We are now getting into the Lead climbing portion of the 2013 World Cup season which is quite a change coming from bouldering. As I’ve mentioned before, I love the switch although I still haven’t had a huge time to train lead yet. I did a couple of weeks when I got back from Vail and I feel it coming back quickly. I’m up around the 50 move mark before I start getting really tired. I’m still trying to do 80 move circuits which is the hardest part for me! When the circuits are 40 moves, I find I can always do them, no matter how hard the moves are. Between the 40 and 50 move mark, I start to get tired and then it’s like hitting a wall sometimes where I’m so fatigued from the first 3/4 I’m so tired trying to get to the top. I train with the single goal in mind to push those numbers a few higher every week. By the time the season starts, I should be above 60 moves! The next part is the timing of the season. The first world cup is scheduled to be in Briancon, France. I have decided not to attend the competition and rather boycott the event. Why you might ask, well it’s for personal reasons, but overall I’m not very happy with the selection process of the FFME and I’m supporting my girlfriend. I’ll start by saying that it doesn’t have anything to do with me, but rather my girlfriend Mathilde Becerra who climbs for France. She wrote her own blog and released it yesterday which can be found here. She explains her process and how her 2013 season was crushed again and again. I’ll describe it from my point of view and you as readers can interpret it as you want. In 2012, Mathilde competed in 5 Lead world cups, making the semi finals in all 5. Her best result was 10th in the final World Cup of her season in Atlanta. Although making semi finals, she wasn’t very happy with her overall season, until Atlanta. She took a good month rest and started training again in October. She focused on the basics of climbing movement and strength in order to attain a new level of power which would overall make her a better climber. (if every single move is just plain easier, lead climbing is easier) is the mentality we adopt. I could see her progression and she was great on the campus. Fast forward 6 months we’re at the French Lead Nationals. She crushed her qualifiers and was confident for semis. She was out near the end and I got to see her climb. She climbed comfortably and confidently. She rested where she needed to and was maybe too confident coming into a hard crux passage merely a move away from making finals. In her head, she was thinking too far in advance on the route, a deadly mistake. She grabbed the next hold poorly, tried to clench her lower hand and dry fired – finishing 9th and missing finals by 1 spot, 1 move. She was crushed, and that’s putting it lightly. Because she wasn’t in the top-5, she wouldn’t be able to compete in Chamonix for the European Championships. On top of that, she also wasn’t qualified for World Cups this year. This is where it starts to get interesting. To be eligible for the French reserve team, in their rules, you have to be finalist at Nationals or Podium at a French cup in 2012. (PDF here) Mathilde is entering 5th year of Mechanical Engineering and didn’t compete in those French cups. She also doesn’t the means to be driving around France for all those cups. This was also her downfall. Of course you can argue that it’s not an excuse and Mathilde should’ve gone to the French cups, I know this and I accept it. There’s a final way to be accepted onto the French team, a letter to the FFME! This seems logical as I’ve had to write letters to the Canadian federation when I’ve missed my own Nationals to be competing in Europe. It’s written in the French rules that they can enable competitors on a competition by competition basis to compete in World Cups. Mathilde applied for this and I thought 100% she would get it – sadly she was denied. This is the part that doesn’t make sense to me. The first World Cup of 2013, on French soil, with a possibility of 14 Female French competitors, and they’re not going to send someone, who if climbed perfectly could make finals? On top of that, they’re not even going to fill their quotas, ON HOME TURF. They decided to fill the quotas for European Championships one week prior but won’t do this? On top of that, if Mathilde doesn’t compete in Briancon, it can’t even make her eligible for the whole rest of the year, ultimately crippling Mathilde’s 2013 season. France is sending 7 female athletes to Briancon (who have all earned their place, I’m not taking anything away from those exceptional athetes), my beef comes from that they won’t add one extra. I can argue the devil’s advocate against myself and see the opposing points, but I find the positives outweigh the negatives. Yeah Mathilde should’ve done the French cups, or just made finals at Nationals, but is it worth throwing away 8 months of training for it? On top of it, why have the documentation for this type of application when denying the most eligible candidate? I think they should give her the opportunity to salvage her season by letting her do one world cup. If she doesn’t make semi-finals, her season stops and she regroups for 2014. By doing this, she faces a couple International events in 2013 and then the French cups (if her school allows her to go). I’d love to hear comments on this, good and bad. Overall, I see a flaw in the system. Had it been a world cup in another country where the quotas were full, of course she didn’t get her spot. Being the first one, and in France is where I just don’t agree. Once again here’s Mathilde blog, here’s my Athlete Page or you can comment below.
Almost two weeks ago was the World Cup in Vail. I’ve failed to write a blog post because I have been moving constantly and I’ve finally had a few days to think for myself. The Vail weekend was that of June 7-9. [singlepic id=535 w=250 h=350 float=left] After a hard finals in Hamilton but a finals none-the-less I flew to Denver with my mom and dad. After a rest day on the Monday, I met up with the whole Austrian, German, and British, and Dutch teams along with a plethora of US climbers at “The Spot” for some much needing training. We didn’t actually need to train that much, but it makes sense to climb once between competitions to flush out our muscles and just do some sort of activity. I was still very sore from Hamilton which I felt right away. I still bouldered around with the various climbers for a good 2 hours. It was fun and the atmosphere was great. Just climbing with all my friends in a good session! I even got to catch up with my old friend Obe Carrion from back in the day! After a couple more days in Denver, we drove up to Vail in time for the registration and technical meeting. Sadly, the competitors weren’t given free goody bags which meant no free socks this year 🙁 [singlepic id=537 w=500 h=400 float=center] Women’s qualifiers were the morning of the 8th. I went out, watched, and snapped a few pictures before feeling that the sun was quite hot that morning. After watching most of the round, I went back to the hotel rested for a couple of hours and then went to isolation myself. Nothing out of the ordinary happened and soon I was running out for my first qualification boulder. Of the 5 boulders, I flashed the three in the middle and fell once on each slab. The first one was a dumb mistake where I previewed one method and chose to climb and fall on it in another… The last boulder was very balancy and I missed a key thumb (or wrap) while going for the final hold and had to settle for 2nd try. Of the other Canadians competing, Elise Sethna and Stacey Weldon advanced to the semifinal round! [singlepic id=538 w=250 h=350 float=left] I went out last in semifinals after tying for first in qualification. Of the 4 problems, I managed to do them all but it was very scary. I miss-read the first SF boulder on my first attempt and spent over a minute trying to do it a certain way. I realized I was probably doing it wrong so I ended up jumping off. From there, I saw to try it another way but I was tired. I then fell off the last move because my left hand dry-fired off the arête. I got on the boulder for a 3rd time with only 40 seconds to go. I was too tired to do the third move the way I had done it on my second attempt which slowed me down even further. [singlepic id=539 w=250 h=350 float=right] By the 2nd to last move as seen to the right, I had 10 seconds left. I knew I had to take my time so I did; I took some deep breaths and topped the problem as the 5 seconds left timer started ticking down! I was very happy that I had completed the boulder and spent the rest time trying to recover as much as I could. When I came out and flashed the second boulder, I knew I had found my stride again and got a nice 8 minute rest before boulder 3. Boulder 3 was an interesting one, I read one sequence tried it and failed miserably. There was no way I was going to be doing it that way. At first I thought it was impossible for me, so I started thinking about creative ways to do the boulder. I thought of something that looked extremely weird from the ground, tried it and sent the boulder. It turns out that you HAD to do it that way if you weren’t named “Dimitrii Sharafutdinov”. I had a chance to watch a lot of other strong competitors that got “stuck” trying the same sequence and kept falling and falling because the move was incredibly hard. [singlepic id=540 w=500 h=400 float=center] The 4th boulder in SF was a technical slab with the crux being the second foot movement. I fell once quickly and sent the boulder second go, crimping some t-nuts on the volume out left. For the record, you are allowed to use t-nuts with your hands on volumes but not on the plywood walls! You are always allowed to use your feet in t-nuts. After doing 4 boulders in 8, I was in 2nd place waiting for finals. You had to do 2 tops in 3 with 4 bonuses to make finals which is what Jorg Verhoeven from the Netherlands got. He slipped into finals in 6th place. For the women, it was disastrous semifinals with 2 bonuses flash being enough to advance to finals. Elise had gotten 2 bonuses in 3 tries which put her finishing in 9th place. This might be the first time a Canadian woman has placed in the top-10 at a world cup!? Finals started a few hours later and I did the same routine I had done in 2012. I got lunch with my parents then rested at the hotel. Warming up for finals took all of 10 minutes because of the short delay after the previous round. It was a bit colder than during the semifinals but still hot enough to wear shorts. [singlepic id=536 w=550 h=300 float=center] The presentation started so quickly when we got there that I was still playing around with my stuff. They called out my name and I rushed to put on my jacket and run out, zipping up my jacket once standing out there 🙂 The final boulder problems went: slab, dihedral, power, power. On the first boulder, Jorg and Paul didn’t complete it where the two Russians did. I knew the boulder was possible so I went out with that in my mind. I don’t know what happened but I got very frustrated not being able to do the first move. I knew you had to step up and put in a left toe hook, and I thought that it was a dynamic move. Because I was so close to sticking the zone on my first try, I tried it the same way a few more times before changing anything. This is one of those problems that is extremely frustrating because the smallest changes can change your world. This is a perfect example of a problem that is not very hard if you’re told the sequence but having to onsight the boulder in under minutes is very hard. I spent 3 minutes trying it a few different ways and getting extremely rattled. Finally with 40 seconds left, I tuned into the fact that I had to place my toe hook before leaving the start holds, AHHHH! I was disgusted. I rested 35 seconds, effortlessly did the first move but was too exhausted to do anything else. So disappointing. [singlepic id=532 w=500 h=400 float=center] I took the 20 minutes before the second boulder to compose myself. By the time I was coming out to try it, I was confident again and had brushed off the first one. I knew that I should only look forward and believe that I would do well on the last 3. Of the first 4 climbers, none had done the dihedral. I got bonus on my first try and spend another couple of tries figuring it out. My last try was the best and I even tickled the final hold but it was too hard. I was in the corner for almost a minute and I started to feel like I was going to just slip because my body was fatigued. I turned my body and starting jumping for the finish hold all in one motion but as soon as I turned around I realized the final hold was much further than I thought. I still went for it, but it wasn’t a jug so I wasn’t very close to sticking it. I got the highest of all the finalists but had to settle for zone. The 3rd boulder was a longer one with a straight forward sequence and hard moves. I knew that 3 people before me had done it so I was determined to flash it. I came out and executed perfectly. I only had a moment hesitation near the top when I was deciding whether to match a volume or go again. I matched it, tightened my body and finished the boulder! [singlepic id=533 w=500 h=400 float=center] The last boulder was another powerful problem with a small jump in the middle but we didn’t think it looked very hard. The first two finalists couldn’t do it, which meant it wasn’t easy. When Rustam did the boulder second try, we knew he had secured 1st or 2nd with only Dimitrii able to pass him. When Dimitrii went out and flashed the boulder, there was only room for 3rd place now. I knew I was probably in 4th place and if I did the last boulder I’d move up to 3rd. I tried hard on the last boulder but I felt tired and the moves were not my style. I knew how to do the move as the setter set it, but I wasn’t quite tall enough to keep a left toe hook on the start hold. I found a different method which included a re-clutch to undercling wrap on my right hand but I wasn’t focused enough on the next move and my heel slipped. On my last attempt, I tried to get extra motivation from the crowd, but I was tired and couldn’t even do the second move anymore 🙁 When Kilian Fischhuber didn’t flash the boulder, I secured 4th place in Vail. He did it second go, giving him 5th place. The podium for the men went Dimitrii, Rustam then Jorg. For the women, 3 of them did 4 tops in 9 and it came to attempts to bonus! At the end, Anna Stohr had won her 6th World cup of the year with Akiyo Noguchi in 2nd and Alex Puccio completing the podium. Full results for MEN HERE and WOMEN HERE. Overall, my finals performance was about 50%. I felt like I had tanked the first boulder, done well on the second and third then was not motivated enough for the 4th. I still gave my best every time but I wasn’t a fan of the final boulders. I know sometimes it’s like that, and I guess I just try to look forward to those finals where everything fits, like in Slovenia. I’m also super happy that I made my 4th finals in a row where it feels like the caliber of the bouldering athletes is much higher and harder to even make finals, let alone a podium or a victory! After a couple days in Dallas, Texas touring the gyms and athletes down there, I’ve returned to Europe and started my lead training. It’s the hardest part because I get pumped after 30 moves, but it is supposed to only get easier and easier until the first competition when I will be able to do 50-60 extremely hard moves!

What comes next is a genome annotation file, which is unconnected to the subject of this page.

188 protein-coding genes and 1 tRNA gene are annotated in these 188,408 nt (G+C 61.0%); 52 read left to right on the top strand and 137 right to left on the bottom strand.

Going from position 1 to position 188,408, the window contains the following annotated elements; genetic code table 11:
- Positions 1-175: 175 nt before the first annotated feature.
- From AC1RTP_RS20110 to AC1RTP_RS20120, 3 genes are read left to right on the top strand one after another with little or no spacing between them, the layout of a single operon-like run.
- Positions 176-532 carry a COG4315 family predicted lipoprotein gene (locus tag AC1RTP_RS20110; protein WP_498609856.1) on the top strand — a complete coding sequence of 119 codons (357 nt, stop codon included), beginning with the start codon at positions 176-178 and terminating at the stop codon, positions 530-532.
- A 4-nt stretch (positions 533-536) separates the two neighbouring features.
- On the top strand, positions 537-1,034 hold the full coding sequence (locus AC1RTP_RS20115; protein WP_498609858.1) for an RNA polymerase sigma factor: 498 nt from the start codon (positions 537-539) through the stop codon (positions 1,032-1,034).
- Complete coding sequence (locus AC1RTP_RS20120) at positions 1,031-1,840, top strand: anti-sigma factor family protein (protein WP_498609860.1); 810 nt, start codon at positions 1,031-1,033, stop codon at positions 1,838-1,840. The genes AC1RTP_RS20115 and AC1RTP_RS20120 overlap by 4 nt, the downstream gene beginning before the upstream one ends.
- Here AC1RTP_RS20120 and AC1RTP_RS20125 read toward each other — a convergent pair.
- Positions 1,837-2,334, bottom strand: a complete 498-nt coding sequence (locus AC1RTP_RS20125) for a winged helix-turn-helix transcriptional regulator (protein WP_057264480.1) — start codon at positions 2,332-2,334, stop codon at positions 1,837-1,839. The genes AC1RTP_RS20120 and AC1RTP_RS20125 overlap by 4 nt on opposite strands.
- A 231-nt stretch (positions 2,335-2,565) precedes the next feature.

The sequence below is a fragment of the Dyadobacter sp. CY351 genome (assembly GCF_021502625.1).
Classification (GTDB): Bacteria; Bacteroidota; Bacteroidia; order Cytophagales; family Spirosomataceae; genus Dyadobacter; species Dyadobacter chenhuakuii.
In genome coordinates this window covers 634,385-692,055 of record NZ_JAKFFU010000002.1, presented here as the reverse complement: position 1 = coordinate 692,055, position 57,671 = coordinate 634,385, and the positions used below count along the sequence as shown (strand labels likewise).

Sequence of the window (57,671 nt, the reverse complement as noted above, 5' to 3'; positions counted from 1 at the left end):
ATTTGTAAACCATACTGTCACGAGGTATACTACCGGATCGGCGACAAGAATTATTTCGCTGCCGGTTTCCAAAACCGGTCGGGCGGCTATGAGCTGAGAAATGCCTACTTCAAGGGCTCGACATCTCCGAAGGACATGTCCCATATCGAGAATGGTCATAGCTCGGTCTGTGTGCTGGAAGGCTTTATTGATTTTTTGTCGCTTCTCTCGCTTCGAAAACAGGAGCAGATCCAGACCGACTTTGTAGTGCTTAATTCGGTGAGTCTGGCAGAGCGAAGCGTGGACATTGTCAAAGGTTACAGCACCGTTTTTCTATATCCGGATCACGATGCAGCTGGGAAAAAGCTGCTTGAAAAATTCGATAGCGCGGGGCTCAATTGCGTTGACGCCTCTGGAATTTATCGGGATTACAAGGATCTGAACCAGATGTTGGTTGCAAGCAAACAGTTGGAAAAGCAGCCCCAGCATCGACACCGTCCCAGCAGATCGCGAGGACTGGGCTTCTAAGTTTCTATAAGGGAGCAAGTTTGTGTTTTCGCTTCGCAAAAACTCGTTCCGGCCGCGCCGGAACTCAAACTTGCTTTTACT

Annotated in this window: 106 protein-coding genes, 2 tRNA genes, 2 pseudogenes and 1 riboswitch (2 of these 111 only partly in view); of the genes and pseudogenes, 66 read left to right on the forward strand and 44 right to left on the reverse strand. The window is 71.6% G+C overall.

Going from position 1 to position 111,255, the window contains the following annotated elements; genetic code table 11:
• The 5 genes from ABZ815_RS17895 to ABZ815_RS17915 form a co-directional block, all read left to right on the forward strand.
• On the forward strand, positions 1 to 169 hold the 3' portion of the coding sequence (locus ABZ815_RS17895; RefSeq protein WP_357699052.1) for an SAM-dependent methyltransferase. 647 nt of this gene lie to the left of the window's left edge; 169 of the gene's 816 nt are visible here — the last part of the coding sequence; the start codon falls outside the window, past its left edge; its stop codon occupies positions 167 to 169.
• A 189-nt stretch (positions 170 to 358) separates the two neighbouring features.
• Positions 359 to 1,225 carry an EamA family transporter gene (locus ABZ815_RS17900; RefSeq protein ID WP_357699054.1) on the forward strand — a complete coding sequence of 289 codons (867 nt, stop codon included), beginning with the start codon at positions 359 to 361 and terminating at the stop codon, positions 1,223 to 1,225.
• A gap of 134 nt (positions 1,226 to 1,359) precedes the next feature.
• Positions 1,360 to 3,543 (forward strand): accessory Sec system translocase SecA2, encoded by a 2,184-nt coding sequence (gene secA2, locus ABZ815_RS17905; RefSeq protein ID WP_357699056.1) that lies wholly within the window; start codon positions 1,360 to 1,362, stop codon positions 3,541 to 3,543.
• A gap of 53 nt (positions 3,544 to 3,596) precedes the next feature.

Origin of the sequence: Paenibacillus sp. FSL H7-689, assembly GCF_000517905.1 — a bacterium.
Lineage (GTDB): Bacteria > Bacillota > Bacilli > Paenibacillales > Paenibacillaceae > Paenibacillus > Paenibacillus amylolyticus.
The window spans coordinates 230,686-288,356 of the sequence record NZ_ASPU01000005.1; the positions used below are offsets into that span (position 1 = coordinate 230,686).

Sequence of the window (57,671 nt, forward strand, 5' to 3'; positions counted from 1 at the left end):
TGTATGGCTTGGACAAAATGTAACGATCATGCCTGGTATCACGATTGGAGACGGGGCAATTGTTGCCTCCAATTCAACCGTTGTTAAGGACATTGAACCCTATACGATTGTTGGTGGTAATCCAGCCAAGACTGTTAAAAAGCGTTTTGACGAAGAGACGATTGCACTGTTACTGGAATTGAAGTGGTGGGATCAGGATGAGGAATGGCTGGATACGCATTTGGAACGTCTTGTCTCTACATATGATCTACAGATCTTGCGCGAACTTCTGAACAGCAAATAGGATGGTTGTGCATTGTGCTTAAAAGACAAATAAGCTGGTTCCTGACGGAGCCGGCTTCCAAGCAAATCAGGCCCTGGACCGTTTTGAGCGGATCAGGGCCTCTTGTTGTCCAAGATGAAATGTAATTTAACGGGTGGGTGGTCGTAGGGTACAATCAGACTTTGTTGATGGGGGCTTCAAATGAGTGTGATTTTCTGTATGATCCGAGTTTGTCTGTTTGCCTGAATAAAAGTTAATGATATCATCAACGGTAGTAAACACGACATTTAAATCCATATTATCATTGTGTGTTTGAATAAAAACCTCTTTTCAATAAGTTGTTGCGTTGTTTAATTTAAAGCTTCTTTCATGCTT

As the second world cup has finished in as many weekends, I find myself in a similar environment, the airport. It was another bouldering weekend here in Innsbruck and was helm in the main marketplace of downtown. Being a climber’s city, lots of locals as well as tourists came to watch the event and cheer on the climbers. Since the last one in Log, I’ve been staying with Katha Saurwein and Jorg Verhoeven here in Innsbruck. In the 4 days we had between the competitions, we climbed once on Tuesday at Tivoli. On that training day, there was pretty much everyone I knew in Innsbruck all training somewhat together. It was a bit packed in the bouldering cave but lots of strong climbers so creating boulders was super easy. [singlepic id=526 w=500 h=400 float=center] The Wednesday and Thursday that followed I tried to rest as much as possible knowing that competition weekends are always hard on the body and recovery is essential. I played some piano with Jorg and managed to get a few bits of some nice songs on film. We tried doing a duet, but learning new songs after not practicing for half a decade proved to be difficult. The competition started in Friday morning for the men with climbing starting at 10am. One thing to note that I’m very proud of is that I was first out in one of the ranks because my world ranking was 2nd! I thought that was pretty cool as it’s the highest it’s ever been. I was the first climber on the circuit and flashed 2 problems and did the other 3 second try. I misjudged the distance to the final hold on one boulder; I tried a very bad method on the third and missed catching a hold on the 5th for each one of my falls. I finished the round with 5 in 8 and was pretty confident it was going to give me a good ranking. [singlepic id=527 w=300 h=380 float=right] Around halfway through the round, it started raining pretty hard and the first boulder in each group started to get wet. They immediately suspended new climbers from starting and kept the others in the cycle. 30 minutes later, it was pouring rain and they were just waiting. They restarted the competition about an hour after that when the rain passed. By then, I was back at the house watching the live stream. It turns out that they tried to put people back on the first problem but it started raining again. They were forced to cancel the first boulder. Note: It is possible to cancel one boulder in the qualification round due to unforeseen events. The one thing that could’ve eliminated this problem was to just build a roof over the first boulder as it was off to the side. This wasn’t the case and as I mentioned above, they cancelled the first boulder. Another thing about canceling the first boulder is that it changes the results (obviously). For some climbers, most notable Jan Hojer, they moved from not making semifinals to just sneaking through. For others they went from just in to just out. Overall, it sucks to have to cancel a boulder but I saw the wall and it was getting drenched so it wasn’t possible for everyone to try it. [singlepic id=524 w=500 h=400 float=center] For the women, because of the wall without the roof, the route setters tweaked the other 4 boulders a little bit harder and also held the qualification on 4 boulders. I finished 2nd in my group and there were a few ties for 20th which led to 22 advancing to semifinals. They were held the following morning just after noon. It was nice to have the extra time to sleep in and just relax in the morning. I was once again back in isolation getting ready for the 4 boulders. It was a nice day with a cool breeze to keep it from getting too hot. I was 17th out and from what I could hear from the isolation zone, the boulders were pretty hard. We had a slab problem to start the circuit that we guessed hadn’t be done by the time I was getting ready to go. I was to follow Kilian Fischhuber which is always fun. I was sitting on the on-deck chair when I heard him top the boulder rather quickly. Being a local to Innsbruck and the first to top the slab, the crowd let out a monstrous roar. Knowing that the boulder was possible, I managed to flash it! I also flashed the 2nd and 4th boulder giving me 3 tops in total. I was the only person in semifinals to have flashed 3 boulders and soared into first place for that round. [singlepic id=525 w=500 h=400 float=center] As it turned out, you had to top 3 boulders to advance to finals with the exception of one climber, 6th place going to Jan Hojer with 2 flash and 4 zones in 6. He was the only competitor to advance to finals with only 2 tops. Just out of finals in 7th position was Jakob Schubert and an Italian with 2 flash and 4 zones in 7 tries, a mere try away from finals. In finals with me was quite the lineup including Jorg Verhoeven, Kilian Fischhuber, Guillaume Glairon-Mondet, Dimitrii Sharafutdinov and Jan Hojer. To top it off, I got to climb last. I now find it a bit funny to climb last, sometimes there the added pressure but recently I’ve found it quite amusing. I just think about the semifinal round where I climbed better than them which means I can do it again in finals potentially. I know some climbers really hate climbing last but I find it’s all part of the game so I find it fun! After eating, resting and some bike rides I was back in isolation warming up. Briefing, presentation, observation passed and we were all ready to climb. The boulders looked all good and all possible. [singlepic id=523 w=500 h=400 float=center] The first boulder started and was basically 2 moves. First move was a big move up either hand then the second was a big semi-blind dyno around a corner. From there, it looked painfully easy to top the boulder. Jan was first out and flashed the boulder in 30 seconds… oh my. This continued for every man in the finals, flash after flash. As it got closer to my turn, I started to get nervous. I was more nervous for the first move than the dyno as I didn’t know which hand to start with. Undeterred I went out with confidence and looked at the boulder. I knew exactly what to do and was excited. The first move was easier than I thought but the second hold wasn’t quite as good as I thought. I set up for the dyno and stuck it! The top out was easy as we thought and all the men flashed the 1st boulder. The second boulder was a boulder all on volumes and looked like one of the harder boulders. As it turns out, it wasn’t hard enough either with every finalist flashing boulder 2 as well (Jan 2nd try after slipping at the start). Two boulders down and I was in the lead, I knew this. The 3rd boulder was a more technical one with what looked like a hard top. Jan first out again came back in under a minute flashing the boulder. We were worried that it was going to be like the 1st and 2nd boulder after Dimitrii went out and did it in a few tries a well. It was different this time with the last 4 finalists unable to complete the boulder. On my turn, I stuck a hard move in the middle on my second try but was unable to stick the zone hold. I tried it 4 different ways and each felt equally hard. It was close, but I had to jump too hard and could never control the swing. We all knew it was going to come down to the last boulder. [singlepic id=521 w=300 h=400 float=left] The last boulder had a weird start where you had to run a bit and stand up and press into a few volumes. Well at least I had to run a bit; Jan could just grab the holds and step into the start, haha. After the first move, you had to transfer into an undercling and complete a compression finish. Jan fell on the second move and we were left wondering for an instant. When Jan sent the boulder on his second go, we knew he had won the competition and we were all smiling back behind the wall. We knew Jan had done all 4 boulders and only Dimitrii could also do 4 but would come 2nd due to attempts. As we tried to stay focus on the boulder at hand, we could only smile and be happy for Jan at the same time. Dimitrii was 2nd out and sent the boulder in a couple of tries securing the 2nd place finish. Of the last 4 competitors, we were all tied going into the last boulder which meant 3rd place was still up in the air. Guillaume was next and spent quite a few tries doing the first move and another couple in the middle of the boulder totally 6 tries. Kilian was after him and in true Kilian style flashed the boulder! Jorg was 2nd to last out before me and knew if he flashed the boulder he would overtake Kilian in 3rd position. Unfortunately he fell a few times on the first move and sent it 4th try. As Jorg was climbing, Jule Wurm from Germany flashed the last boulder and Anna Stoehr who was last out with me leaned over and said “Jule won as well”. I hadn’t been paying too much attention to the women as it’s hard enough to track the attempts for the men in your head. I also knew Anna had used a few tries on boulder 1 and 2. As it turns out, she had one try too many and by flashing the last boulder, Jule had also secured her first Bouldering World Cup victory. It was finally my turn to go out and I knew exactly what could happen. If I flashed the boulder, I would once again be on the podium in 3rd place, best case scenario. If I didn’t flash the boulder, I had another 3 tries to come 4th. 5 tries total would land me in 5th place and 7 or more would land me 6th. I was only thinking about my first try as I was confident that in 3-4 tries I would just figure out the boulder. The hardest part is the first try, especially in a boulder as special as this. You never know what a run and jump is going to feel like until you’re running at it. The part that is also quite funny is that the INSTANT that you start the boulder, you usually know if you’ve done it the right way or if you’re already falling, it’s pretty funny actually. I took a very long time to analyze the boulder even though we had gotten a nice preview before. I took long enough to preview it again and make sure I didn’t miss anything that Anna topped her 4th and final boulder before I even started. Just after she had topped and gotten a huge ovation from the crowd, I knew it was time. Getting a little buzz from Anna’s fans gave me the little motivation I was waiting for. I setup for the jump and pre planned my foot placements. I took a deep breath and started my run. A few steps later, I jumped up and pressed into the start. As soon as I left the ground, I knew it was a good jump. I stuck the start holds and stopped moving immediately. I quickly matched my left foot onto the ball and started thinking about what to do next. I remembered the higher foot and knew to use it. In that instant, I was pushing between the feet and the start holds and my left foot slipped, followed by my right. I slipped perfectly downwards and landed flat footed on the mat. I knew it had cost me the podium but I could only laugh and smile. [singlepic id=522 w=500 h=390 float=center] I think I was visibly smiling and shaking my head while I turned around and reached for my chalk bag. It’s hard to flash a boulder all the time, even when you know it’s possible. With my first try out of the way, I knew I still had to top the boulder. On my second try, I forgot about the second foothold and tried to reach the undercling with my feet too low. On my third try, I snuck my right heel up onto the foothold, matched the left start hold and slowly reached into the undercling perfectly. From there the rest of the boulder was pretty easy. As I matched the final hold, I knew I had come 4th and I knew it was the end of the competition. The crowd cheered and I was happy. I jumped down and waved at the crowd, it’s nice to finish with a top and I checked the scoreboard to be sure. My name was 4th and Jan had indeed won by 1 attempt. My next immediate thought was to find Jan and congratulate him. He had been slightly robbed of his first victory last year in Vail due to hand jams. He’s also in generally just happy all the time and he deserved this win after flashing most of the boulders. I found him and gave him a big hug. He looked so happy and I was so happy for him as well. I also found Jule Wurm who had won for the women and congratulated her as well! I found the rest of the finalists, congratulated the other podiums and waited for the ceremonies. The podium for the men was Jan in 1st, Dimitrii in 2nd, and Kilian in 3rd. For the women, it was Jule in 1st, Anna in 2nd and Akiyo completing the podium in 3rd. Full results can be viewed by clicking either of the following: WOMEN or MEN. I had a lot of fun in this competition and always delighted to be in finals. I also try really hard to benefit and appreciate the times I’m in finals. I find it makes it much more fun, it relaxes me and I remember where I am. I hope it shows while I’m climbing and I love the cheers from the crowd. My next world cup is in Hamilton, Ontario, Canada. I’m hoping the home town crowd will be able to cheer me onto my next finals and then who knows!